This how they do this in EU 240 volr circuit
There enough OCV to drive both F20 lamps

No LED gadgets, spins too slowly.  Gotta  love preheat and MV. let the lights keep my meter spinning.

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Jun 11, 2014 at 11:13 PM Author: Medved
What helps a bit is to have the ballasting resistor on the Neutral side. Then during preheat the electrodes are at the line potential, so towards the shield there is quite significant voltage forming a bit of ionisation before the starter switch opens.

No more selfballasted c***

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Jun 13, 2014 at 03:59 PM Author: BG101
With our 240V circuits we use series starters for 4-22 watt tubes (these are for 120V single circuits as well) and once one lamp strikes, if the other fails to light the first will also go out and both repeat the starting cycle. Also (with the series 4-8W circuits anyway) the running lamp will be noticeably overdriven during preheat of the other lamp, or if the starter gets stuck at tube EOL.

The only problem with series circuits as I see it is that when one lamp fails the other, even if new, could also be harmed by the failing tube, either due to excessive restarts or rectifying lamps. Probably better with electronic starters although rectification is still possible.

The twin 40W rapidstart ballasts I have (presumably also the 30W, 20W and 13W versions which I know existed) will run the lamps into the ground and can run for ages with one rectifying lamp, so best to replace both lamps at the same time and use the working lamp somewhere else if it's still got some life in it. Mine ran a pair of tubes from new and one got dropped not long after, breaking one of the electrodes. It worked OK but both tubes flickered unless the damaged tube was put in the correct way round (and in the earthy side I think) and it aged fast probably due to cold starting.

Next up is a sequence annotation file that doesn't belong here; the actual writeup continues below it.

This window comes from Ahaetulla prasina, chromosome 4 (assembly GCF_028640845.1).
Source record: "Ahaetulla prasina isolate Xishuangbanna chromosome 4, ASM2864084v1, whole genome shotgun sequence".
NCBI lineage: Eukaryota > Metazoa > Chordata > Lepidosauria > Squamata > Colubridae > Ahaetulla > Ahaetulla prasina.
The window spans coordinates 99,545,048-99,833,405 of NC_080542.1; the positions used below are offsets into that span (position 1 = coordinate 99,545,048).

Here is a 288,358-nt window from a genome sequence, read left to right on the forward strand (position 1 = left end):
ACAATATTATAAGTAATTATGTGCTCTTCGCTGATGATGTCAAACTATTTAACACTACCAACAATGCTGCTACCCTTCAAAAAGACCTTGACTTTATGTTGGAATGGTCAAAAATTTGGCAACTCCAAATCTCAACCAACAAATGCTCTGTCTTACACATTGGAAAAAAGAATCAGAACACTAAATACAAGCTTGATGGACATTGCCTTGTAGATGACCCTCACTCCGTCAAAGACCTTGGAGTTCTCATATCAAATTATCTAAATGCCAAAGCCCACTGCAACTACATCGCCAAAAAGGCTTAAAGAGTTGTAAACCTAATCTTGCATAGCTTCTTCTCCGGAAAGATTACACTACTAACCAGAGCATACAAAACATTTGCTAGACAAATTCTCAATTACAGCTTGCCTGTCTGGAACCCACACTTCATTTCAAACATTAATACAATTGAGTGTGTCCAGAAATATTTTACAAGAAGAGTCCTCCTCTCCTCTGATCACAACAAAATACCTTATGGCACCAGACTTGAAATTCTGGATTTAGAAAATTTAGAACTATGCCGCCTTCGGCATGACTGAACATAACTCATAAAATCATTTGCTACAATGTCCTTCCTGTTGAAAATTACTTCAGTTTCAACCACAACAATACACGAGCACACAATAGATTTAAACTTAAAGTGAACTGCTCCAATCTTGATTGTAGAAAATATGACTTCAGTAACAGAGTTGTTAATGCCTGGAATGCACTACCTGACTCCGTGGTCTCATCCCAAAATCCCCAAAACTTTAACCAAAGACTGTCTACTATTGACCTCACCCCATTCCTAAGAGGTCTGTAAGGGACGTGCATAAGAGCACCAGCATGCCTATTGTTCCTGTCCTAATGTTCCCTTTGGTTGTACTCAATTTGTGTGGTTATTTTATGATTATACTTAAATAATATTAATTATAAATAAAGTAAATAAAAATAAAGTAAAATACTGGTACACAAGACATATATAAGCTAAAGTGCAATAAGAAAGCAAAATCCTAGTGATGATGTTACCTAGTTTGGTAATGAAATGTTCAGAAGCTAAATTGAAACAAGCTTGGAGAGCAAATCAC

BG

Say NO to DICTATORSHIP in the form of bulb/tube/ballast bans !!

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Jun 13, 2014 at 09:15 PM Author: themaritimegirl
Medved, I didn't know that! I'll have to try that out. By shield, do you mean cathode shields?

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Jun 15, 2014 at 02:12 AM Author: Medved
No, I mean the grounded metalwork of the fixture around the lamp, so the reflector,... It then act as an external electrode aiding the ignition.

No more selfballasted c***

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Jun 19, 2014 at 02:03 AM Author: vytautas_lamps
I once tried to turn on a two f40t12 lamps on f80t12 ballast with one switch and other actual FS4 starter. when I shorted the "manual" starter (the switch) the real starter on the other lamp turned the lamp on and when I turned of the manual "STARTER" (the switch) the other lamp turned on also. they was working fine, with no complain the reason why I put one fs 4 starter and switch, is because the f40 lamps will flash and not turn on on the fs2 starter, so I had to use one manual switch and for the other lamp fs4 starter. I hope you will understand my explanation on how to turn two f40 lamps on f80 balast (f96 t12)

New lighting technologies is a pity fest everywhere you look. From LEDs that last only for two months, to a never-ending global starvation of t8 fluorescent tubes.
We shall reinforce ourselves with good old full mercury t12s and HIDs made to surpass one's life, and give them all the middle finger ;